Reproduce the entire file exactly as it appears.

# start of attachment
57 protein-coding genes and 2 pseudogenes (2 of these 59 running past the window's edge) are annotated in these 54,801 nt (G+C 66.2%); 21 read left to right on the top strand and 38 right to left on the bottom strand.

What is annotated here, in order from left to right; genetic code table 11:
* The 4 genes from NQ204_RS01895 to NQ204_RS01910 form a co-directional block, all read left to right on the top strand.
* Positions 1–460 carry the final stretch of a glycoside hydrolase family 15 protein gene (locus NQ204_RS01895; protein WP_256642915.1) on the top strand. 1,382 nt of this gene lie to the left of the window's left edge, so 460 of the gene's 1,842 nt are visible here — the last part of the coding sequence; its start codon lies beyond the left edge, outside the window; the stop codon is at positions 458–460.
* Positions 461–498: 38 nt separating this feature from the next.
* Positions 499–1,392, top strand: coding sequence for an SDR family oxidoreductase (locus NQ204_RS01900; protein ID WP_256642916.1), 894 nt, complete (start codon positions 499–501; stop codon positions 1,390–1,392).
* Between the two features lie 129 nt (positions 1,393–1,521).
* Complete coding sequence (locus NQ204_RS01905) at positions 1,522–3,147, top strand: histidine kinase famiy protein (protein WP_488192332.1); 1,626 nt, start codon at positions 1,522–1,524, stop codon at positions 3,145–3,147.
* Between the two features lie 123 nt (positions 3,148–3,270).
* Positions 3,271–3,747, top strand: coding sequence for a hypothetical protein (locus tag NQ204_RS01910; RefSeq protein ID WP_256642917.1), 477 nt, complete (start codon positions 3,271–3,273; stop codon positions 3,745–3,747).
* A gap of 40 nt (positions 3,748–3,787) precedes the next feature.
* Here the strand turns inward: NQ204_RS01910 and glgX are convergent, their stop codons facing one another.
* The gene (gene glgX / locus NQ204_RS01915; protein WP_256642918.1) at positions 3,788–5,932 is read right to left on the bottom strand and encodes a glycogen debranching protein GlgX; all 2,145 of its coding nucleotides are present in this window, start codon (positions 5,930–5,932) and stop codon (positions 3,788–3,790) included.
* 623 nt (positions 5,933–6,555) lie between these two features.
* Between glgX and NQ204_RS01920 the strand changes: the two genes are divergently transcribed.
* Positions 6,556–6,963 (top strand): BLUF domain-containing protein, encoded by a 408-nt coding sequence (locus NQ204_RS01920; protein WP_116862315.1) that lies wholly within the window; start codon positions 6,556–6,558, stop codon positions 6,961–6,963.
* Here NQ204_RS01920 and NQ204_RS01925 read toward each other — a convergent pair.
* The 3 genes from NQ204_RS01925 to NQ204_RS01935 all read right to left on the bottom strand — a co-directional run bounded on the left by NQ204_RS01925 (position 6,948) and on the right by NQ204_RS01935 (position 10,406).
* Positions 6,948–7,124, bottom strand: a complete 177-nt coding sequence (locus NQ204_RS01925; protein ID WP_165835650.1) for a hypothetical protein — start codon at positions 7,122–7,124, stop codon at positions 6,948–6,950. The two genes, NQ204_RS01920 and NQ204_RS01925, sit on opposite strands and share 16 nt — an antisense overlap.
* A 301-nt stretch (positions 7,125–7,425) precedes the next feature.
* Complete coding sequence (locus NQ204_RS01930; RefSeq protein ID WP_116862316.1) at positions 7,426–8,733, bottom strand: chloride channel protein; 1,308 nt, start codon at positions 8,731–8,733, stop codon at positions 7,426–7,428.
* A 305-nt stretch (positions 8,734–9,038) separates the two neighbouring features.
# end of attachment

57 protein-coding genes and 2 pseudogenes (2 of these 59 running past the window's edge) are annotated in these 54,801 nt (G+C 66.2%); 21 read left to right on the top strand and 38 right to left on the bottom strand.

What is annotated here, in order from left to right; genetic code table 11:
* The 4 genes from NQ204_RS01895 to NQ204_RS01910 form a co-directional block, all read left to right on the top strand.
* Positions 1–460 carry the final stretch of a glycoside hydrolase family 15 protein gene (locus NQ204_RS01895; protein WP_256642915.1) on the top strand. 1,382 nt of this gene lie to the left of the window's left edge, so 460 of the gene's 1,842 nt are visible here — the last part of the coding sequence; its start codon lies beyond the left edge, outside the window; the stop codon is at positions 458–460.
* Positions 461–498: 38 nt separating this feature from the next.
* Positions 499–1,392, top strand: coding sequence for an SDR family oxidoreductase (locus NQ204_RS01900; protein ID WP_256642916.1), 894 nt, complete (start codon positions 499–501; stop codon positions 1,390–1,392).
* Between the two features lie 129 nt (positions 1,393–1,521).
* Complete coding sequence (locus NQ204_RS01905) at positions 1,522–3,147, top strand: histidine kinase famiy protein (protein WP_488192332.1); 1,626 nt, start codon at positions 1,522–1,524, stop codon at positions 3,145–3,147.
* Between the two features lie 123 nt (positions 3,148–3,270).
* Positions 3,271–3,747, top strand: coding sequence for a hypothetical protein (locus tag NQ204_RS01910; RefSeq protein ID WP_256642917.1), 477 nt, complete (start codon positions 3,271–3,273; stop codon positions 3,745–3,747).
* A gap of 40 nt (positions 3,748–3,787) precedes the next feature.
* Here the strand turns inward: NQ204_RS01910 and glgX are convergent, their stop codons facing one another.
* The gene (gene glgX / locus NQ204_RS01915; protein WP_256642918.1) at positions 3,788–5,932 is read right to left on the bottom strand and encodes a glycogen debranching protein GlgX; all 2,145 of its coding nucleotides are present in this window, start codon (positions 5,930–5,932) and stop codon (positions 3,788–3,790) included.
* 623 nt (positions 5,933–6,555) lie between these two features.
* Between glgX and NQ204_RS01920 the strand changes: the two genes are divergently transcribed.
* Positions 6,556–6,963 (top strand): BLUF domain-containing protein, encoded by a 408-nt coding sequence (locus NQ204_RS01920; protein WP_116862315.1) that lies wholly within the window; start codon positions 6,556–6,558, stop codon positions 6,961–6,963.
* Here NQ204_RS01920 and NQ204_RS01925 read toward each other — a convergent pair.
* The 3 genes from NQ204_RS01925 to NQ204_RS01935 all read right to left on the bottom strand — a co-directional run bounded on the left by NQ204_RS01925 (position 6,948) and on the right by NQ204_RS01935 (position 10,406).
* Positions 6,948–7,124, bottom strand: a complete 177-nt coding sequence (locus NQ204_RS01925; protein ID WP_165835650.1) for a hypothetical protein — start codon at positions 7,122–7,124, stop codon at positions 6,948–6,950. The two genes, NQ204_RS01920 and NQ204_RS01925, sit on opposite strands and share 16 nt — an antisense overlap.
* A 301-nt stretch (positions 7,125–7,425) precedes the next feature.
* Complete coding sequence (locus NQ204_RS01930; RefSeq protein ID WP_116862316.1) at positions 7,426–8,733, bottom strand: chloride channel protein; 1,308 nt, start codon at positions 8,731–8,733, stop codon at positions 7,426–7,428.
* A 305-nt stretch (positions 8,734–9,038) separates the two neighbouring features.